Cerebral palsy describes a range of disabilities associated with movement and posture. ‘Cerebral’ refers to the brain and ‘palsy’ means weakness or lack of muscle control. Although cerebral palsy is a permanent condition, a child with this condition can achieve greater control over movement, as they learn and practise motor skills. Cerebral palsy affects about 7,500 Victorians and more than 20,000 people Australia-wide.
How cerebral palsy affects the body
Cerebral palsy affects people in different ways – some people experience minor motor skill problems, while others may be totally physically dependent.
Cerebral palsy distorts messages from the brain to cause increased muscle tension (called hypertonus) or reduced muscle tension (called hypotonus). Sometimes this tension fluctuates, becoming more or less obvious. Messages from the brain may also be mistimed, sent to the wrong muscle, or not sent at all. This affects the timing, quality and synchronisation of messages, generally resulting in erratic movement of the muscles. Only the message path between the brain and muscles is affected, not the muscles themselves. Cerebral palsy can be categorised into four main areas, according to the parts of the body it affects:
- Quadriplegia – all four limbs are affected and the muscles of the face and mouth may also be affected.
- Diplegia – all four limbs are affected, but legs more so than arms.
- Hemiplegia – one side of the body is affected.
- Paraplegia – both legs, but neither of the arms, are affected.
Types of cerebral palsy
There are four main types of cerebral palsy:
- Spastic cerebral palsy – this is the most common type of cerebral palsy. Spasticity means stiffness or tightness of muscles, which is most obvious when the person tries to move.
- Athetoid cerebral palsy – athetosis means uncontrolled movements, which often lead to erratic movements.
- Ataxic cerebral palsy – this is the least common type of cerebral palsy. Ataxia means a lack of balance and coordination. It often presents as unsteady, shaky movements called tremors.
- Mixed type cerebral palsy – may involve a combination of types of cerebral palsy.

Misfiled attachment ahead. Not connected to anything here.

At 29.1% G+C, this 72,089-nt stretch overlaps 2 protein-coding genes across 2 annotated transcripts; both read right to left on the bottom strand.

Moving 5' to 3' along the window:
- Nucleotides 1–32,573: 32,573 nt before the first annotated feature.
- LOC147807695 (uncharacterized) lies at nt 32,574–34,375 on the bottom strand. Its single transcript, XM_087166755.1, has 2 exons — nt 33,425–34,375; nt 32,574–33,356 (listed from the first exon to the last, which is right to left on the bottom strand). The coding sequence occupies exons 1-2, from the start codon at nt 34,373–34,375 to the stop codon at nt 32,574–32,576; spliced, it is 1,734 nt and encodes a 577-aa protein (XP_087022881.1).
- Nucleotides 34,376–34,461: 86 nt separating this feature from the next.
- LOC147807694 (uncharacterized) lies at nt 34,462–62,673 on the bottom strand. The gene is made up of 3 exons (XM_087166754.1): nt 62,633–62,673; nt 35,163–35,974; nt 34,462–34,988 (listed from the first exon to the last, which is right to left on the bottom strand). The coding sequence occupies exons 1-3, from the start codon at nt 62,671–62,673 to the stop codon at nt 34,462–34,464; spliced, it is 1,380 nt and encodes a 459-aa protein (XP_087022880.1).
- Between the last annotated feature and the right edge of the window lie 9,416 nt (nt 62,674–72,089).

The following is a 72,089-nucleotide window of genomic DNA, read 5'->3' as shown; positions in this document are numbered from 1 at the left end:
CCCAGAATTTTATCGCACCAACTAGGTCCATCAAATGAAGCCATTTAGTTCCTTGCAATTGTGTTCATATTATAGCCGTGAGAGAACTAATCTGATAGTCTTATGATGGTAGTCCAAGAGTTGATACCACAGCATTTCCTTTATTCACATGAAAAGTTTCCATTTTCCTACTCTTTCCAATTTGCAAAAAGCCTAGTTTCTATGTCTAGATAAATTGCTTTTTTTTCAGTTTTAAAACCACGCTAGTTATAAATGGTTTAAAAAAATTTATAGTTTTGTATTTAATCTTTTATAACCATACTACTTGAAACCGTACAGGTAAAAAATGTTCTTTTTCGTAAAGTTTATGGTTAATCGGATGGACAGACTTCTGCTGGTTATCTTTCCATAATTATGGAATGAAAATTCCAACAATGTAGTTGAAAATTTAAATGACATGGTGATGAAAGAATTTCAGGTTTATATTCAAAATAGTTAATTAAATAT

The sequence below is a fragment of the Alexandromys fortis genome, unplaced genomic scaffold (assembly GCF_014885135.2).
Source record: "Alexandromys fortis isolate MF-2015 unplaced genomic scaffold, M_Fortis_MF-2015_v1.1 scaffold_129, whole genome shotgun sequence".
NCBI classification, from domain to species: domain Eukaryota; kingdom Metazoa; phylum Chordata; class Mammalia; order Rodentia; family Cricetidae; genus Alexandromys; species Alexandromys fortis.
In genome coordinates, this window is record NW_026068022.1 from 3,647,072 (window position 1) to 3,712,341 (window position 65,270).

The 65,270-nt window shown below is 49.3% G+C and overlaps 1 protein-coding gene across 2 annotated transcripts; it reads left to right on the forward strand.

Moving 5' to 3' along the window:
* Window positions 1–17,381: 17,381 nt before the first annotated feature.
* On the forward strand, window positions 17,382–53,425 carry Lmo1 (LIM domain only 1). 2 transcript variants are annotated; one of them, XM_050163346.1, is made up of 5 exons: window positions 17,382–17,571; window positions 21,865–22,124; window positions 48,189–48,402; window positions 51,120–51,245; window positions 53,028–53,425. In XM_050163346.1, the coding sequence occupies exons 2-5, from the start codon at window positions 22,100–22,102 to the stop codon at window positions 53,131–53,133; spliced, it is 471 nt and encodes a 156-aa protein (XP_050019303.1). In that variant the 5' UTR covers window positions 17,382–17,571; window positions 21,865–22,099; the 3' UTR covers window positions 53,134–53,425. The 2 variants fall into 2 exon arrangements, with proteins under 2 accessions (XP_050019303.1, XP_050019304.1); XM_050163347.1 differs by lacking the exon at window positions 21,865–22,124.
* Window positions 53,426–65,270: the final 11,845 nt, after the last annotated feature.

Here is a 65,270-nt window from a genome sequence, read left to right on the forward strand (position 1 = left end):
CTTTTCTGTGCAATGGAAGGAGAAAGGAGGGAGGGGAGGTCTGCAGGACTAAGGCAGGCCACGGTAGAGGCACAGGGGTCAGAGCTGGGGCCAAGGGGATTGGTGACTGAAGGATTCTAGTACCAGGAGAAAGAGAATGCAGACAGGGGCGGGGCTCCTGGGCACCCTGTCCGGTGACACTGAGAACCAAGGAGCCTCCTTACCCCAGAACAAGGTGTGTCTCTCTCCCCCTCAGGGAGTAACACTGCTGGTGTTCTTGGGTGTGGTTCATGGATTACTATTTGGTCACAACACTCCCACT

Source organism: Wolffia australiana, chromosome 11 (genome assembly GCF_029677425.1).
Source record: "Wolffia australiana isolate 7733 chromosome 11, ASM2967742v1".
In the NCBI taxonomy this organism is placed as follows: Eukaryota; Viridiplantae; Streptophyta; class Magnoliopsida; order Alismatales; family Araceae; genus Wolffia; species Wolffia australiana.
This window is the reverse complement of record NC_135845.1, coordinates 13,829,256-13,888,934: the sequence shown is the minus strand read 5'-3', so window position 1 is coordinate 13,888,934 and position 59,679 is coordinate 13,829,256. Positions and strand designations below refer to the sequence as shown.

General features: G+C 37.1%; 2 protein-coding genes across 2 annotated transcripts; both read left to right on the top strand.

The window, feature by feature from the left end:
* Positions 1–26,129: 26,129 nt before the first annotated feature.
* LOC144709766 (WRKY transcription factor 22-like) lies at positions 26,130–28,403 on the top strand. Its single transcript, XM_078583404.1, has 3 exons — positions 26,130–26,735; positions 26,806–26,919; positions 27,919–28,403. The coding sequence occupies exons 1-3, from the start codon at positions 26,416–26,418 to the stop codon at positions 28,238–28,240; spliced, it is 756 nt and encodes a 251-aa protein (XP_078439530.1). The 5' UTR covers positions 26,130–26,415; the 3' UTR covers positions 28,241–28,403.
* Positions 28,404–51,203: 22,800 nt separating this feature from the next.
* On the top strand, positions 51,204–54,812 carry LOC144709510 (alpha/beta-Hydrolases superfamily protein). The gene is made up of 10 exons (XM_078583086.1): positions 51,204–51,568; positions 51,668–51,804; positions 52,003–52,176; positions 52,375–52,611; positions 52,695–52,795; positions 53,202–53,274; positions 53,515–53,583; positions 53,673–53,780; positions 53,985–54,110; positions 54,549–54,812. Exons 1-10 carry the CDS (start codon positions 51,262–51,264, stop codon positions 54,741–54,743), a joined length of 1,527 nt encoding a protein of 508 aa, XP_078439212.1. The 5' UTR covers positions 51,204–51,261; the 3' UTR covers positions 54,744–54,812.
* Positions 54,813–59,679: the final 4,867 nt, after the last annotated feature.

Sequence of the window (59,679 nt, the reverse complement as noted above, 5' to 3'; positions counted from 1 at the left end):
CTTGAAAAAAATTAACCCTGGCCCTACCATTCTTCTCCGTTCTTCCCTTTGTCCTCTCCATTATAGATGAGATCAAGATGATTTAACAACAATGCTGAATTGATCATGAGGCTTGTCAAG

Other disabilities sometimes occur with cerebral palsy – hearing, sight or speech disorders, epilepsy or an intellectual disability. However, just because a person has cerebral palsy, it does not mean they will have other disabilities.
Causes of cerebral palsy
Cerebral palsy is not a disease, it is a condition. Cerebral palsy is not contagious. It is also not hereditary. It is usually the result of changes in, or injury to, the developing brain before or during birth, or sometimes in early childhood. The precise nature of the injury is not known. It is usually the result of a diminished blood supply and lack of oxygen to areas of the brain, causing damage to brain cells.
This type of brain damage may be caused by illnesses – such as rubella during pregnancy, meningitis in young children, or accidental injury to the brain.
Recent research indicates that extremely premature babies may also be at risk. The incidence of cerebral palsy appears higher in multiple births.
Signs in early childhood
These signs may indicate cerebral palsy:
- Early feeding difficulties
- Delayed development
- Poor muscle control
- Muscle spasms
- Lack of coordination.
Although the damage to the brain will not worsen, the effect on the body can become more obvious with age, and physical deformities can develop. Early intervention and treatment can reduce the severity of the effects of the disability.
Cerebral palsy may affect a person’s mobility, their ability to talk, or their outward appearance. However, like most people, someone with cerebral palsy also has abilities and goals in life that are much the same as everybody else’s.
Implications of cerebral palsy
Where speech is affected, the person with a disability will understand what is said to them, but may find it difficult to respond. Practical aids – such as communication boards and electronic devices that provide written or spoken words – help to get a message across.
Many people with cerebral palsy are unable to walk or need assistance to walk. Wheelchairs allow mobility – however, people can still be restricted by inaccessibility to trams, buses, shops and services.
Cerebral palsy may also lead to reduced control of facial muscles, which can result in uncontrolled facial expressions or drooling.
Many people with cerebral palsy can and do live independent lives in the community, and most people with cerebral palsy have the potential to participate in the same activities as others – in business, education, recreation, marriage or raising children.
Where to get help
- Your doctor
- Your local community health centre
- Scope Tel. (03) 9843 3000
- Cerebral Palsy Support Network (CPSN) Tel. (03) 9445 7488 or 1300 277 600 (1300 CPSN 00) - for information, support and referral
- Better Start for Children with Disability Tel. 1800 242 636
Things to remember
- Cerebral palsy refers to a range of disabilities relating to movement and posture.
- Cerebral palsy is not a disease and is not hereditary. It is caused by damage to the brain.
- Cerebral palsy may affect a person's mobility, their ability to talk, or their outward appearance.
- People with cerebral palsy have abilities and their goals in life are much the same as everybody else’s.
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